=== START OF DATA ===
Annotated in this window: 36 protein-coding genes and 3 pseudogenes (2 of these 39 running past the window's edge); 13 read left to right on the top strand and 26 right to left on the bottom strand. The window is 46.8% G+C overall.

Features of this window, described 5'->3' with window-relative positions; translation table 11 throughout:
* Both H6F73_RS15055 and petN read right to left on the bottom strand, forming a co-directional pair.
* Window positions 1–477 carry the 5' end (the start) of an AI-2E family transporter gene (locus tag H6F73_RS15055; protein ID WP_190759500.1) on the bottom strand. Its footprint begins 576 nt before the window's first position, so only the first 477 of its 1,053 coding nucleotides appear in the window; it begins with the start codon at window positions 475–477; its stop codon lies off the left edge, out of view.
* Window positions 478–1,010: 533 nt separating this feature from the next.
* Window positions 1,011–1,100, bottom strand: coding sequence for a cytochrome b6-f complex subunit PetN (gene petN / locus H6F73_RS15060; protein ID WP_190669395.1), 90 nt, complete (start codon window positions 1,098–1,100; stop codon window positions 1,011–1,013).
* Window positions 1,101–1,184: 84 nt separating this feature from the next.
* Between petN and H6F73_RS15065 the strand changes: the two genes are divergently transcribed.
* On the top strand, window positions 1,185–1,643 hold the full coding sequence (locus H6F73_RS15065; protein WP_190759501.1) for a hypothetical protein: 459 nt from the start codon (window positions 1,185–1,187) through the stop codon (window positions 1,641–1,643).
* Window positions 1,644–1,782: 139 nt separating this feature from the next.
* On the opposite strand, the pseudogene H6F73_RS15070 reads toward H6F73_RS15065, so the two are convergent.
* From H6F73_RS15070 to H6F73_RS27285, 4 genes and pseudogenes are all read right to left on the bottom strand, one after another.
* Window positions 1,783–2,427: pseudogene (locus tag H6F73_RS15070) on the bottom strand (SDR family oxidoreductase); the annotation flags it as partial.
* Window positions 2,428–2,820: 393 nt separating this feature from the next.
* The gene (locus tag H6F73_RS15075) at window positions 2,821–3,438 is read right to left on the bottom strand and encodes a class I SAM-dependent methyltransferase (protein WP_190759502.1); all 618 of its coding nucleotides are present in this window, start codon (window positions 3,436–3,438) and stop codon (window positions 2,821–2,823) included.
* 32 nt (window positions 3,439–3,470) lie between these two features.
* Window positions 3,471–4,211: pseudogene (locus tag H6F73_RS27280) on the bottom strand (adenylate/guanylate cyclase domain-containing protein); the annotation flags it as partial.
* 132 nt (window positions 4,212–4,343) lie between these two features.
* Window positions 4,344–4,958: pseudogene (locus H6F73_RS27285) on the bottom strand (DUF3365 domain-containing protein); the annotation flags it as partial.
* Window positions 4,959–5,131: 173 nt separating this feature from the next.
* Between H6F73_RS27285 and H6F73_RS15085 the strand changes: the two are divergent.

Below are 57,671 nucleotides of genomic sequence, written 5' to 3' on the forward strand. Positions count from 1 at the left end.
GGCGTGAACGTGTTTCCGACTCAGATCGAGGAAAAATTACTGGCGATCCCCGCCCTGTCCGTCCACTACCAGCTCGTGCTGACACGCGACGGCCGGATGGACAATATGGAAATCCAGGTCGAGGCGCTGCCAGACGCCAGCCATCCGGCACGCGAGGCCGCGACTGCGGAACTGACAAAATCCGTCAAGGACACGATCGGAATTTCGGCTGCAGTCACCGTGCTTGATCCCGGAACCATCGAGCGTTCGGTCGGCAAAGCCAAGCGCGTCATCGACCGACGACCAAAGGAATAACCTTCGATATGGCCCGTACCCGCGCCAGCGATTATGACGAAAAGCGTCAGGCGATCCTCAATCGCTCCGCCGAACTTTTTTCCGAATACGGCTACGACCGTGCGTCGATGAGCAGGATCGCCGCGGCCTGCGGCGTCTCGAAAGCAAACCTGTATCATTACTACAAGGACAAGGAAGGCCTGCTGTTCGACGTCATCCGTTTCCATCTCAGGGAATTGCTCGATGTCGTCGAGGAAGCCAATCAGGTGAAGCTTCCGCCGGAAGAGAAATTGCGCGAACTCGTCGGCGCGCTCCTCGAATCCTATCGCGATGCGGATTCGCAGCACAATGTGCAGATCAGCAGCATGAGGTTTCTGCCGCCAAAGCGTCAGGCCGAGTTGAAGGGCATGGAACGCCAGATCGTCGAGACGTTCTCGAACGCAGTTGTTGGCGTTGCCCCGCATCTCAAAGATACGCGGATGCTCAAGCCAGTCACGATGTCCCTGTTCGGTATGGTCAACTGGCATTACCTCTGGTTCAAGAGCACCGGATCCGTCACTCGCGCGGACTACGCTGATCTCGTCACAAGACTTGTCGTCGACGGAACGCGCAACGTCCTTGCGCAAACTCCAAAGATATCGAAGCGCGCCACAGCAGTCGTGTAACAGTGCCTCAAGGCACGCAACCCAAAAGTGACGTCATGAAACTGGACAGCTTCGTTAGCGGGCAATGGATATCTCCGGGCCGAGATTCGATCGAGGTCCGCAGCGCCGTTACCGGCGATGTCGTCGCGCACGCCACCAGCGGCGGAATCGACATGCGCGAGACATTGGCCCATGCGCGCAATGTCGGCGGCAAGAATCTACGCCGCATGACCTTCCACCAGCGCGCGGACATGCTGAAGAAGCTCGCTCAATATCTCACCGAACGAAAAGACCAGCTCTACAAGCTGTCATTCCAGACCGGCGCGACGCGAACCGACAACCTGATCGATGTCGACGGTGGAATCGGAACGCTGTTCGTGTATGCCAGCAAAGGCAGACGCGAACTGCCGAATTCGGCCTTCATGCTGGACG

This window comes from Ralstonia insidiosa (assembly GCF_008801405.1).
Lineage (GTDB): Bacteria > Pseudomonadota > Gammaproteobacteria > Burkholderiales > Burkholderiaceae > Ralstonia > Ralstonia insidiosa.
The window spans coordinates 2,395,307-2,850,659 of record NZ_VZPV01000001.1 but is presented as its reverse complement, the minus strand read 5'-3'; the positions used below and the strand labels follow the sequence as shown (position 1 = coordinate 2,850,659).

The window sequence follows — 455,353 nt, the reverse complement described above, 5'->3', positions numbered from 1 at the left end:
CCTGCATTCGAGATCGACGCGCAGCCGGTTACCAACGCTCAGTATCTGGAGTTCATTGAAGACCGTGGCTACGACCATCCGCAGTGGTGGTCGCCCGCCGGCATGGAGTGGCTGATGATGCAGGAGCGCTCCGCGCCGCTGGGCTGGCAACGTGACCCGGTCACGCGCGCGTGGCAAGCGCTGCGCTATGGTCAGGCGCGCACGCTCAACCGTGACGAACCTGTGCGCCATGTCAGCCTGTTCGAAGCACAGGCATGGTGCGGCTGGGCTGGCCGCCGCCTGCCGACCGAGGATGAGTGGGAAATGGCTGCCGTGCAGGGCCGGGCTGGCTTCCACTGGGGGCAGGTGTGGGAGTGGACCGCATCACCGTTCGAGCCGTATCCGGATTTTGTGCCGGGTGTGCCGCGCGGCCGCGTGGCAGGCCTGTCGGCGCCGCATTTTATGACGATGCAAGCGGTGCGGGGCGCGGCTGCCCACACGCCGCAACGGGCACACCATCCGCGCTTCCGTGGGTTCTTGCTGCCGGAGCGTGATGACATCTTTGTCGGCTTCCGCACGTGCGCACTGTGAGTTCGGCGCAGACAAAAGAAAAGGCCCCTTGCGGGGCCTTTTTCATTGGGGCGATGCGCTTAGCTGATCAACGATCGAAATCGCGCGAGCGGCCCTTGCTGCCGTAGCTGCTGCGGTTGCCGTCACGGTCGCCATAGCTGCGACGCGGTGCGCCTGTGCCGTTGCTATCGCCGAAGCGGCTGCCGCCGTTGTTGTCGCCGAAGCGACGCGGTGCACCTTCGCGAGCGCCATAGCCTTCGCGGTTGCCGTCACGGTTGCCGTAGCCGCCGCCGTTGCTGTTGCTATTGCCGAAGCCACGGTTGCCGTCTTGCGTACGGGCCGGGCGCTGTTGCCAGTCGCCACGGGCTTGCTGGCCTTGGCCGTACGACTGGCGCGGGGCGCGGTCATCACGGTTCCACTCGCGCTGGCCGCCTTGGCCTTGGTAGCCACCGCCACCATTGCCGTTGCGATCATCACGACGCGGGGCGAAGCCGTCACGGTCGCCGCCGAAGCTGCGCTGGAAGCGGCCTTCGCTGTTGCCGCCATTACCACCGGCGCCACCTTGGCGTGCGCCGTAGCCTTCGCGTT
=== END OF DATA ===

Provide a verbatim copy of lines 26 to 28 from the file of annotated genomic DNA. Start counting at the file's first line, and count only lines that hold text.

The window spans coordinates 2,395,307-2,850,659 of record NZ_VZPV01000001.1 but is presented as its reverse complement, the minus strand read 5'-3'; the positions used below and the strand labels follow the sequence as shown (position 1 = coordinate 2,850,659).

The window sequence follows — 455,353 nt, the reverse complement described above, 5'->3', positions numbered from 1 at the left end:
CCTGCATTCGAGATCGACGCGCAGCCGGTTACCAACGCTCAGTATCTGGAGTTCATTGAAGACCGTGGCTACGACCATCCGCAGTGGTGGTCGCCCGCCGGCATGGAGTGGCTGATGATGCAGGAGCGCTCCGCGCCGCTGGGCTGGCAACGTGACCCGGTCACGCGCGCGTGGCAAGCGCTGCGCTATGGTCAGGCGCGCACGCTCAACCGTGACGAACCTGTGCGCCATGTCAGCCTGTTCGAAGCACAGGCATGGTGCGGCTGGGCTGGCCGCCGCCTGCCGACCGAGGATGAGTGGGAAATGGCTGCCGTGCAGGGCCGGGCTGGCTTCCACTGGGGGCAGGTGTGGGAGTGGACCGCATCACCGTTCGAGCCGTATCCGGATTTTGTGCCGGGTGTGCCGCGCGGCCGCGTGGCAGGCCTGTCGGCGCCGCATTTTATGACGATGCAAGCGGTGCGGGGCGCGGCTGCCCACACGCCGCAACGGGCACACCATCCGCGCTTCCGTGGGTTCTTGCTGCCGGAGCGTGATGACATCTTTGTCGGCTTCCGCACGTGCGCACTGTGAGTTCGGCGCAGACAAAAGAAAAGGCCCCTTGCGGGGCCTTTTTCATTGGGGCGATGCGCTTAGCTGATCAACGATCGAAATCGCGCGAGCGGCCCTTGCTGCCGTAGCTGCTGCGGTTGCCGTCACGGTCGCCATAGCTGCGACGCGGTGCGCCTGTGCCGTTGCTATCGCCGAAGCGGCTGCCGCCGTTGTTGTCGCCGAAGCGACGCGGTGCACCTTCGCGAGCGCCATAGCCTTCGCGGTTGCCGTCACGGTTGCCGTAGCCGCCGCCGTTGCTGTTGCTATTGCCGAAGCCACGGTTGCCGTCTTGCGTACGGGCCGGGCGCTGTTGCCAGTCGCCACGGGCTTGCTGGCCTTGGCCGTACGACTGGCGCGGGGCGCGGTCATCACGGTTCCACTCGCGCTGGCCGCCTTGGCCTTGGTAGCCACCGCCACCATTGCCGTTGCGATCATCACGACGCGGGGCGAAGCCGTCACGGTCGCCGCCGAAGCTGCGCTGGAAGCGGCCTTCGCTGTTGCCGCCATTACCACCGGCGCCACCTTGGCGTGCGCCGTAGCCTTCGCGTT